How to Get More Clients as a Travel Writer
One would think that all freelance writers follow the fairly same beats when it comes to client hunting. But the truth couldn’t be further from it.
The way you as a travel writer expand your outreach and reach clients will differ vastly from a foodie writer. In this article, we’ll explore how expanding your portfolio, making business cards, visiting travel agencies and writing for other editorials all contribute to your travel writing career.
Broaden Your Scope of Work
It is almost a given that you should build up your portfolio. Keep in mind which clients/jobs you want to land and write accordingly. For example, there are:
- Lush, creative website content for hotels and BnBs
- Blog posts on travelling on a budget, backpacking, or using any other means
- Researching local events and festivals to entice visitors
- Travel guides
- Original, creative blurbs for travel agencies
- Cultural adaptation and language barriers
Create a diverse palette of texts you can write, but also highlight the ones you enjoy writing. Seeing a broad scope of writing skills can entice any client.
Know How to Pick Your Clients
Do careful research when you choose your clients on freelancer platforms. Try to steer clear from underpaid, demanding jobs with little to no outreach. Dig around for influential bloggers, travel agencies, and social media influencers. Offer your services to those who can introduce your work to others.
Write for Websites They Visit
When you know what kind of clients you want, you have two options: approaching them by e-mail or writing for websites and editorials they read. This includes (but isn’t limited to), websites like Lonely Planet or Tripadvisor, Forbes and the like.
Brush up your writing skills and build up a client base by looking at your own backyard. See if there’s any local work you can do – writing brochures for hotels in your city, travel guides for agencies, and even making your own blog! You can highlight all the things you find important in your city or country.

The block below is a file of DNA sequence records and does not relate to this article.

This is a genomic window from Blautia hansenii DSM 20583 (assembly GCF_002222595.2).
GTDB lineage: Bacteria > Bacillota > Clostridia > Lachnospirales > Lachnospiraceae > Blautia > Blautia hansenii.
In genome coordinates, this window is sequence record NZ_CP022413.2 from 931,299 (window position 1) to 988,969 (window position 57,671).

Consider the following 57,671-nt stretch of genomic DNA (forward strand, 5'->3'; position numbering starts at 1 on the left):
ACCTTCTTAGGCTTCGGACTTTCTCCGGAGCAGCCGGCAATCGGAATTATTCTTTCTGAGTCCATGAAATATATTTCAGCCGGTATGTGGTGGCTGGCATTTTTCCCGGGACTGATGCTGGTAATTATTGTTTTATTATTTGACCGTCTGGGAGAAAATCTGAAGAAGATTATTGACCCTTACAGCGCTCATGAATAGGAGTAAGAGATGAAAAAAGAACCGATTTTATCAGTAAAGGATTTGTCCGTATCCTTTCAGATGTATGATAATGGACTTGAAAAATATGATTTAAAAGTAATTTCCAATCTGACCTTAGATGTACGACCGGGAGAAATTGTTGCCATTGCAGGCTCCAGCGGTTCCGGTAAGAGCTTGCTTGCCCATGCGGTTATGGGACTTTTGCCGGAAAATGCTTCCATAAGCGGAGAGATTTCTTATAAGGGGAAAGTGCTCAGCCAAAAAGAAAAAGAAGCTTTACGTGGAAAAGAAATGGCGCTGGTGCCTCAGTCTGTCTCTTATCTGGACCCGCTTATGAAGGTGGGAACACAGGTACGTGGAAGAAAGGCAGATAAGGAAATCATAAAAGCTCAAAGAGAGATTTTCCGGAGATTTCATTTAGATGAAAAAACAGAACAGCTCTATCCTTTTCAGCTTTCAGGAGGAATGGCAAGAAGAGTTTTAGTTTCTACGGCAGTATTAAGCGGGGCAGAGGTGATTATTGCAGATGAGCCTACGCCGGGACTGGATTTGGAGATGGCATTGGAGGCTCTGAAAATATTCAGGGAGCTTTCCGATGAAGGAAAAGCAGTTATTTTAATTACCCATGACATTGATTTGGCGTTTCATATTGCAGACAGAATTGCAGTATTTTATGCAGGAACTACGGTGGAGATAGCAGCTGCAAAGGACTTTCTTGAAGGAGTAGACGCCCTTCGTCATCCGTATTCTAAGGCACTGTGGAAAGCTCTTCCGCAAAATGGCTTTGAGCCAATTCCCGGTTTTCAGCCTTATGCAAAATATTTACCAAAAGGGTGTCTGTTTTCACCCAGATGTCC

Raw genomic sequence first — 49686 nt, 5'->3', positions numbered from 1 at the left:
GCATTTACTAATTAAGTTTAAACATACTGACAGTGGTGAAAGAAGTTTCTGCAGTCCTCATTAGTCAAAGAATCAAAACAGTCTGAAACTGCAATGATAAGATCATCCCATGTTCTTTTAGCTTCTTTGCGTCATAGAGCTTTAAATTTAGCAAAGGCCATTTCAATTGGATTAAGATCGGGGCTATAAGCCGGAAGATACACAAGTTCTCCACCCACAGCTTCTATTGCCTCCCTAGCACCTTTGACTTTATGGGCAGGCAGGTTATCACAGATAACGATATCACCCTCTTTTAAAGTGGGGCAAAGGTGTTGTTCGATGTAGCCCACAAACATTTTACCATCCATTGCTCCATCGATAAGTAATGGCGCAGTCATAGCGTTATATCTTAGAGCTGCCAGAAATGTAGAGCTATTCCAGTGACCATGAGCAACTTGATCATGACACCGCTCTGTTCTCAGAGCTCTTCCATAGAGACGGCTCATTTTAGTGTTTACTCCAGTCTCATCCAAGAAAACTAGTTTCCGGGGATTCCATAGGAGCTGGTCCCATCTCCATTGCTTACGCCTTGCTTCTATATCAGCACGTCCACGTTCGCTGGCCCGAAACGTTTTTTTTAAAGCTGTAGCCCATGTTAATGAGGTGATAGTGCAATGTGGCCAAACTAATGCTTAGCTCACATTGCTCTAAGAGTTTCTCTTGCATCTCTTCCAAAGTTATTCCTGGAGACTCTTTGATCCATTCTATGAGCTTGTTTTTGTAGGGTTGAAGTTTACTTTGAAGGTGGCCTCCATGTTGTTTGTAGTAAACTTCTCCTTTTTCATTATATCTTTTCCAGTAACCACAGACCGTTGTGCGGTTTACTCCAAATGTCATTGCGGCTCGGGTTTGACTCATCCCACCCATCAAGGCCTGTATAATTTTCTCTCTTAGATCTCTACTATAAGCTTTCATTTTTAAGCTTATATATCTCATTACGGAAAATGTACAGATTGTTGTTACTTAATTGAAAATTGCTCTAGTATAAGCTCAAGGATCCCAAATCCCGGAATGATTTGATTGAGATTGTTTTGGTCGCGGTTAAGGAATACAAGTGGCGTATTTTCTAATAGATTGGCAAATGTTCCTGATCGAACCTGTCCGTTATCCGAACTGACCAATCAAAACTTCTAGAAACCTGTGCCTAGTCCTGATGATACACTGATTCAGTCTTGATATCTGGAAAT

Combine Your Interests
What makes a travel writer stand out is authenticity. Remember why it is that you want to write travel blogs. Is it the food? The cultural clash? The sheer excitement of travel? Or something completely different? Find a way to be unique and present the world through your lens.
For example, if you’re a foodie, you can partner up with several bakeries to write about local pastries that can’t be found anywhere else. Or, if you’re an art enthusiast, make a guide on the most memorable street art around – which work best for photo ops? Which have cultural meaning?
Don’t Underestimate Groups
Join social media groups, like the ones on Facebook or Instagram. A hub of people will do you good not only in finding the clients that are right for you, but are also great for inquiring in more detail about them. What’s more, joining forces with travel photographers and other writers opens up a whole world of opportunity. Your outreach will be greater, and your portfolio more diverse.
Learn How to Write Killer Pitches
For freelancer platforms, it’s essential to learn how to write the best pitches possible. Since you’re bidding on a client’s posting, odds are that there are dozens of other freelancers you’re rubbing shoulders against. Don’t be shy to write proposals and pitches (by e-mail as well) and send them in droves. You will likely fail quite a bit, but it will be an invaluable learning experience. Only this way can you learn what kind of voice and tone each client needs to hear to hire you in an instant.
Don’t Neglect the Offline
As we’ve mentioned, it’s important to offer your services to local businesses and travel agencies alike. To leave a fully professional experience, look into printing out some of your texts in the form of brochures or pamphlets. Have business cards made which you can easily hand out to interested parties. They give your work an additional level of credibility and are likely to land you a job.
Additionally to the above point, work on your networking. Attend travel conferences, both locally and abroad. They will improve your writer-client pitching skills as you mingle around with other attendees. Acquaint yourself with different creators and their ways of pulling in more clients, as there is a vast pool of knowledge in the travel writers’ community. All you have to do is branch out.
It’s a given that you need to work hard to gain more clients, especially the more influential ones. However, you should also work smarter to distinguish your voice enough for them to notice you. As we’ve seen, your career can only benefit from collaborations, offline engagement with travel agencies and other tourism businesses, as well as reaching out to other creators.